If the working paper on the exploitation of public-sector information is converted into a European Union directive, it spells the end of debate about copyright in higher education research ("Worry at access to fruits of research", THES , March 1). This is because there is, in effect, no copyright, but an open door.
There are many arguments against the proposal: it will reduce university research and development; companies will be reluctant to invest in HE-based research; how is commercial confidentiality defined?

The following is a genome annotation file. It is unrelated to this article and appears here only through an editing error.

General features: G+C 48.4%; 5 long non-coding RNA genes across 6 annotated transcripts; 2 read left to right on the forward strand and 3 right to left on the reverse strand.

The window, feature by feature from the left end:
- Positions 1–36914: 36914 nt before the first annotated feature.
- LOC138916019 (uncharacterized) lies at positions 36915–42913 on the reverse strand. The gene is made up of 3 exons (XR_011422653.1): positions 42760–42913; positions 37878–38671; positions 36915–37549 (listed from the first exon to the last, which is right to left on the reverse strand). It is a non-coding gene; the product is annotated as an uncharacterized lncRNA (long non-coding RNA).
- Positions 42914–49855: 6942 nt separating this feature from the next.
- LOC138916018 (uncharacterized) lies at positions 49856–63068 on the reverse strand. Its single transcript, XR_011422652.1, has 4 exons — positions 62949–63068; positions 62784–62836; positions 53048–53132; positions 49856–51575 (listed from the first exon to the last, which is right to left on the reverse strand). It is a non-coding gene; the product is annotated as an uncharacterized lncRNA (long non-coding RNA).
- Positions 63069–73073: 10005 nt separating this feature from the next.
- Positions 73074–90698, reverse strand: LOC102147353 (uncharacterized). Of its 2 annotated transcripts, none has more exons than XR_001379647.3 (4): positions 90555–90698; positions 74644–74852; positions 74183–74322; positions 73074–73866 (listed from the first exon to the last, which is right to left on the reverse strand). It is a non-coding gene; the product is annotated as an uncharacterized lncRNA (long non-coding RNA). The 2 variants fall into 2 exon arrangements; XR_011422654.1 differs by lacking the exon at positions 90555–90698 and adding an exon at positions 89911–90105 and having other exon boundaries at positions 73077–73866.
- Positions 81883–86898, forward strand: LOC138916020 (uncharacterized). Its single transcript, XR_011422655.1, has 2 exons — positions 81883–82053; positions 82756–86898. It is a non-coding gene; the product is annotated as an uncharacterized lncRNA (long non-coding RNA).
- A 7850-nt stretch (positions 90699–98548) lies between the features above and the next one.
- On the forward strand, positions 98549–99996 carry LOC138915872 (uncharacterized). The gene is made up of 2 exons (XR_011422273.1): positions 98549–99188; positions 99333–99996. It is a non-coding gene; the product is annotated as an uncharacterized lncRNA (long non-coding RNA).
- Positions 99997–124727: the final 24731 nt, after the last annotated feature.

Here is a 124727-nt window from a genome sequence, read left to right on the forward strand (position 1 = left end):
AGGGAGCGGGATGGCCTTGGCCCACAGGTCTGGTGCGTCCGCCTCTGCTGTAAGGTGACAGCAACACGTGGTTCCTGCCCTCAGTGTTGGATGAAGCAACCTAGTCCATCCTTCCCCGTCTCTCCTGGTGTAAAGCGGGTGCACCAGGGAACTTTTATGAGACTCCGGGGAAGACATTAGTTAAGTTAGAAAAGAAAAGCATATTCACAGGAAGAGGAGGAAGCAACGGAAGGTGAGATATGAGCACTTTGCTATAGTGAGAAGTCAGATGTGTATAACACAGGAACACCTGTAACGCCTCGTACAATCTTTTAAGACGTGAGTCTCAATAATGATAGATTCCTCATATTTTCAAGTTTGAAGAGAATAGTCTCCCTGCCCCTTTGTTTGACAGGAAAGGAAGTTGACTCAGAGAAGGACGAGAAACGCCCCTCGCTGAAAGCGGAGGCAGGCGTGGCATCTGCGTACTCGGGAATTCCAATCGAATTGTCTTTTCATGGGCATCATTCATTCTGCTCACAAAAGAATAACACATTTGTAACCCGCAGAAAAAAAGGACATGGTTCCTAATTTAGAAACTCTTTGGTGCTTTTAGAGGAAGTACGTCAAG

It poses a potential legal nightmare. By effectively abolishing copyright, patenting is encouraged. The implications of this needs further exploration as does the complex issue of prior publication. A prior publication invalidates a patent application. If a third party demands, under the proposed law, to inspect documents (results, say) from a higher education project that might result in a patent later down the line, that is arguably prior publication, so no patent can then result.
The authors of the working paper have not thought their ideas through fully.